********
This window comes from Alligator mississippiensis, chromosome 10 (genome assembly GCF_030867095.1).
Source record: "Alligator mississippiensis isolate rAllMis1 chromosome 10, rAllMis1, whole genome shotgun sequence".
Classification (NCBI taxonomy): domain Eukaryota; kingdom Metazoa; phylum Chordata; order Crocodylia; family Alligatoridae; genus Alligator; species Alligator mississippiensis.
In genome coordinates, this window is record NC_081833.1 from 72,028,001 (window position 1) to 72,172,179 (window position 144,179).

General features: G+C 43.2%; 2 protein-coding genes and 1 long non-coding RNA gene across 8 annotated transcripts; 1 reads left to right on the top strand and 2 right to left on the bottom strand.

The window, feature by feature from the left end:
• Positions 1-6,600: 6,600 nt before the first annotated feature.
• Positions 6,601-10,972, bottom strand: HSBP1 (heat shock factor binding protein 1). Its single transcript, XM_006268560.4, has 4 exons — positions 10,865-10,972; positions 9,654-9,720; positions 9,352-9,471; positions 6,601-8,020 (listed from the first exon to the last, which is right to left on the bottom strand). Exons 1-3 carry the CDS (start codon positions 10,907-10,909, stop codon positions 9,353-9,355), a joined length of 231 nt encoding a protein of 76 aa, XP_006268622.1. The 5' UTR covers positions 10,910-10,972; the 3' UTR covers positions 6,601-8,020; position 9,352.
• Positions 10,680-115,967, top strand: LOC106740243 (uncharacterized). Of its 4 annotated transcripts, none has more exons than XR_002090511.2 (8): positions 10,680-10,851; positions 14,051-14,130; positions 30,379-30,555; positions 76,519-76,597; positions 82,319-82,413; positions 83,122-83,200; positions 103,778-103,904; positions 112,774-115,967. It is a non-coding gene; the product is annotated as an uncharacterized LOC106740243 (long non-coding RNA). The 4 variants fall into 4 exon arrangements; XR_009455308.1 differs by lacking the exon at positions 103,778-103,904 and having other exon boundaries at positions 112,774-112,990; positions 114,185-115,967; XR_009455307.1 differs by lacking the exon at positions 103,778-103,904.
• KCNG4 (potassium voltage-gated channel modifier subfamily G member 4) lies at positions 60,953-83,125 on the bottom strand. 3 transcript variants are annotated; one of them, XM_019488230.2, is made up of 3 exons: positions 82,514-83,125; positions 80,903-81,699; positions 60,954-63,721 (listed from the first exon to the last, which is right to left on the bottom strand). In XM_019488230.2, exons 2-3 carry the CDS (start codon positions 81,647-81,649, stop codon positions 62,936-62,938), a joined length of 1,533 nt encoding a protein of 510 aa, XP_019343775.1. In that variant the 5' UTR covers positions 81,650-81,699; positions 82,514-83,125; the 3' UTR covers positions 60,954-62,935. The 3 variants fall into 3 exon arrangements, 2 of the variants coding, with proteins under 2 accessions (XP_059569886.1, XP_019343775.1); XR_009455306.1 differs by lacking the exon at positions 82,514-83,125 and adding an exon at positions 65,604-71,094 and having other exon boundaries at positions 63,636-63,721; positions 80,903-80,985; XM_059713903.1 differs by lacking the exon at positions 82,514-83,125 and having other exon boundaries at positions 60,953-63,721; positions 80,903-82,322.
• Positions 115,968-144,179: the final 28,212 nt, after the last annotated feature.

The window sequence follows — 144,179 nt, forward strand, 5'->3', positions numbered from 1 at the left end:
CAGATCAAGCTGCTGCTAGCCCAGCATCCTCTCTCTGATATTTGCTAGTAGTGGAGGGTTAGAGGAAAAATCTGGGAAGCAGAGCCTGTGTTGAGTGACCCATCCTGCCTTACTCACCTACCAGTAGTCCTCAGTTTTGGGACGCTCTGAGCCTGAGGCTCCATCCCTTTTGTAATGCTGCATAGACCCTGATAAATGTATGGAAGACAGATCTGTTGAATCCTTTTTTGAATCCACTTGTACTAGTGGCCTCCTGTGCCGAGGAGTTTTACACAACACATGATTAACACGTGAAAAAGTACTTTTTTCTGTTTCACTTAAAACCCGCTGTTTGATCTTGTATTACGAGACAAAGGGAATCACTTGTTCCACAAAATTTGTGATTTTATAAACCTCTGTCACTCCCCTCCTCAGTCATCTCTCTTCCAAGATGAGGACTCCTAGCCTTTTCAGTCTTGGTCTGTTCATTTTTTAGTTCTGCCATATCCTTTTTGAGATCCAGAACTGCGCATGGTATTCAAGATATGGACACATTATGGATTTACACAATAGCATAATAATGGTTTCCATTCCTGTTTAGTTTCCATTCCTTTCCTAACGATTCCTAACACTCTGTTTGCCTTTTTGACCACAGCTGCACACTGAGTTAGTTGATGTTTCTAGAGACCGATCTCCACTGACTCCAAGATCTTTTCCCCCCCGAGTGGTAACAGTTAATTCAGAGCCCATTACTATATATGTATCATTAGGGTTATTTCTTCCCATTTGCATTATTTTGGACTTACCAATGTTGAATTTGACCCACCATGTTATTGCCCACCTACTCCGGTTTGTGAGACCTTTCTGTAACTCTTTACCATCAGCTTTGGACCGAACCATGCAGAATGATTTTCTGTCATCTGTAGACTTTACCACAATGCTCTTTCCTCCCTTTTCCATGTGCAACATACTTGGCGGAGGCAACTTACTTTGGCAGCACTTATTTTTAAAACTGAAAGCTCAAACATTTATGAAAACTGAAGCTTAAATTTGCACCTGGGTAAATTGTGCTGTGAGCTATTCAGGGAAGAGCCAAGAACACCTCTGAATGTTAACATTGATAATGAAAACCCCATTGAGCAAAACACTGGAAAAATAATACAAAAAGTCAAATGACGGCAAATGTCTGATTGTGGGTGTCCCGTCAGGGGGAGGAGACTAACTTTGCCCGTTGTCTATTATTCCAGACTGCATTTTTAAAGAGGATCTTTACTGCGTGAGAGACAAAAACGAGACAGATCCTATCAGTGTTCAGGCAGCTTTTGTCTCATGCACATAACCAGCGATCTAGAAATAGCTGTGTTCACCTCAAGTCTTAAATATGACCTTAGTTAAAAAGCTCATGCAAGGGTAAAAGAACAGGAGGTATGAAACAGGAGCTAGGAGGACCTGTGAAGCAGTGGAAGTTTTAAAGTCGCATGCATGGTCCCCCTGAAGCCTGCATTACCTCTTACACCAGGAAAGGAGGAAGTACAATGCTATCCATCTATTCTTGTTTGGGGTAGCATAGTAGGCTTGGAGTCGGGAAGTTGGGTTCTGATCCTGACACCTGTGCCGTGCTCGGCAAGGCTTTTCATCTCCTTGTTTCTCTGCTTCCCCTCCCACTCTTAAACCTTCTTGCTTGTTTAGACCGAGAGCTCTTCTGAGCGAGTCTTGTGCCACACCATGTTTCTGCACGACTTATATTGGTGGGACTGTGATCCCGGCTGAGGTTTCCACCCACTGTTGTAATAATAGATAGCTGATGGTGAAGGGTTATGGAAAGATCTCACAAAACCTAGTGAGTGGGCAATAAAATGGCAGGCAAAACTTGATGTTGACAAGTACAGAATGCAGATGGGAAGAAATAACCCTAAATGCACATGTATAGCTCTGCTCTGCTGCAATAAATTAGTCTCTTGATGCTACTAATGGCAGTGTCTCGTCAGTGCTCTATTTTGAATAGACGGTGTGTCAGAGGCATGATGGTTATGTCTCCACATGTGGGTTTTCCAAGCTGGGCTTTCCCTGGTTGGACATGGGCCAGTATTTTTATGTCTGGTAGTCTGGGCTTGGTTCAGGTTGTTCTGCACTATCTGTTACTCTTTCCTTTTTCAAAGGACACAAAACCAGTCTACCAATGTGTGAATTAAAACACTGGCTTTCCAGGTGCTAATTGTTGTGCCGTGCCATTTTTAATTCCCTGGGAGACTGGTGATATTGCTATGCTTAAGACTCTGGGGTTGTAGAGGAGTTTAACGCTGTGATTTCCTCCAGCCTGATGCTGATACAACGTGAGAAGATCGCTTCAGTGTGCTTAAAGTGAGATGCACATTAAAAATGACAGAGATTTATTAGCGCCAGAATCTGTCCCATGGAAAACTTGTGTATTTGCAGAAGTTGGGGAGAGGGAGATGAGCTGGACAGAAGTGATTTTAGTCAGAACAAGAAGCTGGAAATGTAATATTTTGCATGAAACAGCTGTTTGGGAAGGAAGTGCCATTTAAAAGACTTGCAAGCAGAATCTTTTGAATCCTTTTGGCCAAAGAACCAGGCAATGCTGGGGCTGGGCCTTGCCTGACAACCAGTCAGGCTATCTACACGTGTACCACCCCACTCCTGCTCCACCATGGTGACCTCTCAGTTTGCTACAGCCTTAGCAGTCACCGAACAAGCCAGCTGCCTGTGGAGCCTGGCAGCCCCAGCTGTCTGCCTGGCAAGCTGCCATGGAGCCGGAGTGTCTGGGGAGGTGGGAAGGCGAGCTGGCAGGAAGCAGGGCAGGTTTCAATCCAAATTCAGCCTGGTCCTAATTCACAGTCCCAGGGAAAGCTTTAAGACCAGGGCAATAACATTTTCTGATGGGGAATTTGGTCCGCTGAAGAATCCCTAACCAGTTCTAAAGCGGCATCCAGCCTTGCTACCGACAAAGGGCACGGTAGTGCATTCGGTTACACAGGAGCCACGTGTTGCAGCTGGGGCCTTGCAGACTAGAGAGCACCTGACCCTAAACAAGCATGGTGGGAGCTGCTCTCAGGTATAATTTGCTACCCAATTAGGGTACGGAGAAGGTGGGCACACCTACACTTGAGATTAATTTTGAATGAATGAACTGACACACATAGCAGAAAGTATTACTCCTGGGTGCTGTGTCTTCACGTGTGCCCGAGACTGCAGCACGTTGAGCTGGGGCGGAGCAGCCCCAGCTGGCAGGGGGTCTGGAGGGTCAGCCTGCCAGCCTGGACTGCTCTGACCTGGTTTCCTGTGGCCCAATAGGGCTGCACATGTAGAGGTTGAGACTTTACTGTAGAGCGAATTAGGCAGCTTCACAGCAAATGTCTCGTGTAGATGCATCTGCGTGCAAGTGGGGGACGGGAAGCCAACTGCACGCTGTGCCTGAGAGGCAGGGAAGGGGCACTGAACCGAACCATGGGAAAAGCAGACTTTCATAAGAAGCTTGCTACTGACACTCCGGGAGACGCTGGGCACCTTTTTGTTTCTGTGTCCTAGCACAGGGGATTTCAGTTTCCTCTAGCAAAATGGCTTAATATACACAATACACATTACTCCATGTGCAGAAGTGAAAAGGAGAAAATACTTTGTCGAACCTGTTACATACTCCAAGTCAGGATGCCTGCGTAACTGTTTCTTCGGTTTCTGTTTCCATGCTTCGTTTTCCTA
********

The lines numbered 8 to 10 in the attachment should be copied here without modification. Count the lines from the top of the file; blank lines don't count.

• Positions 6,601-10,972, bottom strand: HSBP1 (heat shock factor binding protein 1). Its single transcript, XM_006268560.4, has 4 exons — positions 10,865-10,972; positions 9,654-9,720; positions 9,352-9,471; positions 6,601-8,020 (listed from the first exon to the last, which is right to left on the bottom strand). Exons 1-3 carry the CDS (start codon positions 10,907-10,909, stop codon positions 9,353-9,355), a joined length of 231 nt encoding a protein of 76 aa, XP_006268622.1. The 5' UTR covers positions 10,910-10,972; the 3' UTR covers positions 6,601-8,020; position 9,352.
• Positions 10,680-115,967, top strand: LOC106740243 (uncharacterized). Of its 4 annotated transcripts, none has more exons than XR_002090511.2 (8): positions 10,680-10,851; positions 14,051-14,130; positions 30,379-30,555; positions 76,519-76,597; positions 82,319-82,413; positions 83,122-83,200; positions 103,778-103,904; positions 112,774-115,967. It is a non-coding gene; the product is annotated as an uncharacterized LOC106740243 (long non-coding RNA). The 4 variants fall into 4 exon arrangements; XR_009455308.1 differs by lacking the exon at positions 103,778-103,904 and having other exon boundaries at positions 112,774-112,990; positions 114,185-115,967; XR_009455307.1 differs by lacking the exon at positions 103,778-103,904.
• KCNG4 (potassium voltage-gated channel modifier subfamily G member 4) lies at positions 60,953-83,125 on the bottom strand. 3 transcript variants are annotated; one of them, XM_019488230.2, is made up of 3 exons: positions 82,514-83,125; positions 80,903-81,699; positions 60,954-63,721 (listed from the first exon to the last, which is right to left on the bottom strand). In XM_019488230.2, exons 2-3 carry the CDS (start codon positions 81,647-81,649, stop codon positions 62,936-62,938), a joined length of 1,533 nt encoding a protein of 510 aa, XP_019343775.1. In that variant the 5' UTR covers positions 81,650-81,699; positions 82,514-83,125; the 3' UTR covers positions 60,954-62,935. The 3 variants fall into 3 exon arrangements, 2 of the variants coding, with proteins under 2 accessions (XP_059569886.1, XP_019343775.1); XR_009455306.1 differs by lacking the exon at positions 82,514-83,125 and adding an exon at positions 65,604-71,094 and having other exon boundaries at positions 63,636-63,721; positions 80,903-80,985; XM_059713903.1 differs by lacking the exon at positions 82,514-83,125 and having other exon boundaries at positions 60,953-63,721; positions 80,903-82,322.